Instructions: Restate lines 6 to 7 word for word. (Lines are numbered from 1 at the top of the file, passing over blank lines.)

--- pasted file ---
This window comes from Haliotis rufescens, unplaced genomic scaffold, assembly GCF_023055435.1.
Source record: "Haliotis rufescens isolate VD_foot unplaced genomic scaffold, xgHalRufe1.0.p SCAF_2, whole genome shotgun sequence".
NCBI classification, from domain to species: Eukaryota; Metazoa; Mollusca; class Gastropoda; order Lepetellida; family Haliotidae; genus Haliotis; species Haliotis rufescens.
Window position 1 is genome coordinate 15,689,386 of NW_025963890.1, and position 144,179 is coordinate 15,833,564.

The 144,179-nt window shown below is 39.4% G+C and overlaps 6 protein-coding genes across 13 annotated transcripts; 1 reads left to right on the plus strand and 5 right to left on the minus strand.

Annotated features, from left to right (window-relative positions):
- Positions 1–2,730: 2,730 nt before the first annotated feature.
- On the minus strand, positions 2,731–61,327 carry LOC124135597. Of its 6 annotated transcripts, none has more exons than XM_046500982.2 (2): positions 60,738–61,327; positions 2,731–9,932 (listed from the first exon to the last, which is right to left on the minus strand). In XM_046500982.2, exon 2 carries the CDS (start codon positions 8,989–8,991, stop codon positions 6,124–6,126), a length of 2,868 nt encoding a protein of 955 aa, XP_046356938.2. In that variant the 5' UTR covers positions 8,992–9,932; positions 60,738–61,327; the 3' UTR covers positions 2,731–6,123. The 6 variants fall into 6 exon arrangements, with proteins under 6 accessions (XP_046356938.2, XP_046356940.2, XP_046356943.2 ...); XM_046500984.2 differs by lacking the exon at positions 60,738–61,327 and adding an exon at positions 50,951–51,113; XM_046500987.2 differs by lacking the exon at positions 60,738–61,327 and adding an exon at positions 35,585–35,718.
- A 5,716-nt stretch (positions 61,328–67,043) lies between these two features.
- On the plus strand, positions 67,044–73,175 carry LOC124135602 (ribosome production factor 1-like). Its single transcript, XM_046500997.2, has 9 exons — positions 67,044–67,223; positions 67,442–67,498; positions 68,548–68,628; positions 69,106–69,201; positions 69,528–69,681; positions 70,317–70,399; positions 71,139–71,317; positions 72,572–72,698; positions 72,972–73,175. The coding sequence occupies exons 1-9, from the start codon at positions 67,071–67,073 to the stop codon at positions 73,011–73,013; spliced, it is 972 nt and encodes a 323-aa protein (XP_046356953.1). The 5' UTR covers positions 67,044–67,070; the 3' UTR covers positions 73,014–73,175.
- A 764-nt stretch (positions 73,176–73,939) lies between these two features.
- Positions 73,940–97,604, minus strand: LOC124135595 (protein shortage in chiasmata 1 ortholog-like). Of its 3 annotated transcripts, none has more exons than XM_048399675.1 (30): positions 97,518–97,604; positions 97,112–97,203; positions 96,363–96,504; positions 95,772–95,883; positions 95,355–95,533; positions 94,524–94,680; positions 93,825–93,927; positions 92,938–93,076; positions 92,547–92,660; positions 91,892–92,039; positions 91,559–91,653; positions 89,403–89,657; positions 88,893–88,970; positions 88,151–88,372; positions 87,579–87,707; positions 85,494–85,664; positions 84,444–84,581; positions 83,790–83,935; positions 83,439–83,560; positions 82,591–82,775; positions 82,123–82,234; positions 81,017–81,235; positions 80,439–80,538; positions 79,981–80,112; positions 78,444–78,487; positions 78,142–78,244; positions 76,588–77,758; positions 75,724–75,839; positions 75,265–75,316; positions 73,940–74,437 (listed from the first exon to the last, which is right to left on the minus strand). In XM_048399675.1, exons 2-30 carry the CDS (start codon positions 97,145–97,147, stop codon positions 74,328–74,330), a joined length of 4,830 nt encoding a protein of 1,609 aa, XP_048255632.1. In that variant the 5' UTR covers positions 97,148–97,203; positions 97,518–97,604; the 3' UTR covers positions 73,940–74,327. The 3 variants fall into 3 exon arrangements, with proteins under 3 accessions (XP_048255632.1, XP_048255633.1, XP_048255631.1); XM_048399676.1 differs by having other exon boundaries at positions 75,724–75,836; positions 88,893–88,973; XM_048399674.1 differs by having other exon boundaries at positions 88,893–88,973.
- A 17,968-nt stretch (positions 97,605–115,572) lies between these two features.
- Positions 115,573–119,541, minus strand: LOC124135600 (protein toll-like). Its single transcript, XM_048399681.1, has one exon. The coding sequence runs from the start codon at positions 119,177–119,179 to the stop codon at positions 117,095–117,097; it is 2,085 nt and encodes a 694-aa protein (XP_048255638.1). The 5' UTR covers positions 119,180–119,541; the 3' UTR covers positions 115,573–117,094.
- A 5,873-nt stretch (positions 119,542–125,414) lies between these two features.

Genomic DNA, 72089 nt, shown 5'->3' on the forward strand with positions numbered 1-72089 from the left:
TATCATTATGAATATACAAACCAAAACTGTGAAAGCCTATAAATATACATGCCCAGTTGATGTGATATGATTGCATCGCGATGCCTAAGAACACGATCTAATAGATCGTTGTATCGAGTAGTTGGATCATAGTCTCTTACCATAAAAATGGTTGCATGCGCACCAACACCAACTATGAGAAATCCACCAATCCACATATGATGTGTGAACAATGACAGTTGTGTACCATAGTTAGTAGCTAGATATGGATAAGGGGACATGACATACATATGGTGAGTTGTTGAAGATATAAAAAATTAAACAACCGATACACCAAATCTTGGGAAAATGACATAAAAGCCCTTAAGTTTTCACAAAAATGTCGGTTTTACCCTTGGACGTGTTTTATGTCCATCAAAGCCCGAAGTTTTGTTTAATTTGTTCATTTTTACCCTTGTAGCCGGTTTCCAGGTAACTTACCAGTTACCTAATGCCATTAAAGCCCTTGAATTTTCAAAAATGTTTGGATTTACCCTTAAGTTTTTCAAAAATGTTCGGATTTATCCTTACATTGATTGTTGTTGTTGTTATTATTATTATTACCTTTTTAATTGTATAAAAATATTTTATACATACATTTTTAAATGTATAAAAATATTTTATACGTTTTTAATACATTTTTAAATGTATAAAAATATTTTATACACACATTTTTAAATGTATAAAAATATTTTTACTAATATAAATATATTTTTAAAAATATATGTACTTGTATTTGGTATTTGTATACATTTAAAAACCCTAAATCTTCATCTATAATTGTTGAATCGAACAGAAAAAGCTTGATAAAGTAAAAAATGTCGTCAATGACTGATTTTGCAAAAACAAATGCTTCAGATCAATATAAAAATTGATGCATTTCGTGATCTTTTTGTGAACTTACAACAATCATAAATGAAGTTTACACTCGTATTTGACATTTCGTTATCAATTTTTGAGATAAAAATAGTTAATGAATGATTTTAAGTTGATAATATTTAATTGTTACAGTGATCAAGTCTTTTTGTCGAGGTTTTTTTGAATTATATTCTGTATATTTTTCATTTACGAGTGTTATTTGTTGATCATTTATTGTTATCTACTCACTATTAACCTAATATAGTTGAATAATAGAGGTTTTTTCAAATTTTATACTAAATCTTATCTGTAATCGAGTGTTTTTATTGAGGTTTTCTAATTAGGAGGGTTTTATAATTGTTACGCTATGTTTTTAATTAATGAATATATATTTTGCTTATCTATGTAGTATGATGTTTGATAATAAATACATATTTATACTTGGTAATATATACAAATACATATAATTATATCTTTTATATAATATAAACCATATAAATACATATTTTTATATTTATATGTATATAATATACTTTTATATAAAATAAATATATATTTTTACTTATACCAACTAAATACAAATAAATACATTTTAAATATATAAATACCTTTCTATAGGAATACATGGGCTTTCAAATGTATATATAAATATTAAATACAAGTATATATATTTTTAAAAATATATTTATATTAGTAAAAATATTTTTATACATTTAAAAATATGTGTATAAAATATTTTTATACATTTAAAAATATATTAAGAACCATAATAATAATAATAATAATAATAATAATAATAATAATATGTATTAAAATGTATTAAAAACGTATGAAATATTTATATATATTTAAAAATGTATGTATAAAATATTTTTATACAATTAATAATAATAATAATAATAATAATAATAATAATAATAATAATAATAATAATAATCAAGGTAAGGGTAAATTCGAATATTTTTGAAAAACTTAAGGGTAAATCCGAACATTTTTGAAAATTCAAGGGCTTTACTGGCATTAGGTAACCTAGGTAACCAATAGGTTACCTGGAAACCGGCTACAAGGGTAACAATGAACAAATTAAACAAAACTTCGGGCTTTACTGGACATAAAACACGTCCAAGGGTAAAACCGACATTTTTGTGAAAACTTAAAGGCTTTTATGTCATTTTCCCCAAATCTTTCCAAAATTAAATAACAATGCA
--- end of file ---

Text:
Annotated features, from left to right (window-relative positions):
- Positions 1–2,730: 2,730 nt before the first annotated feature.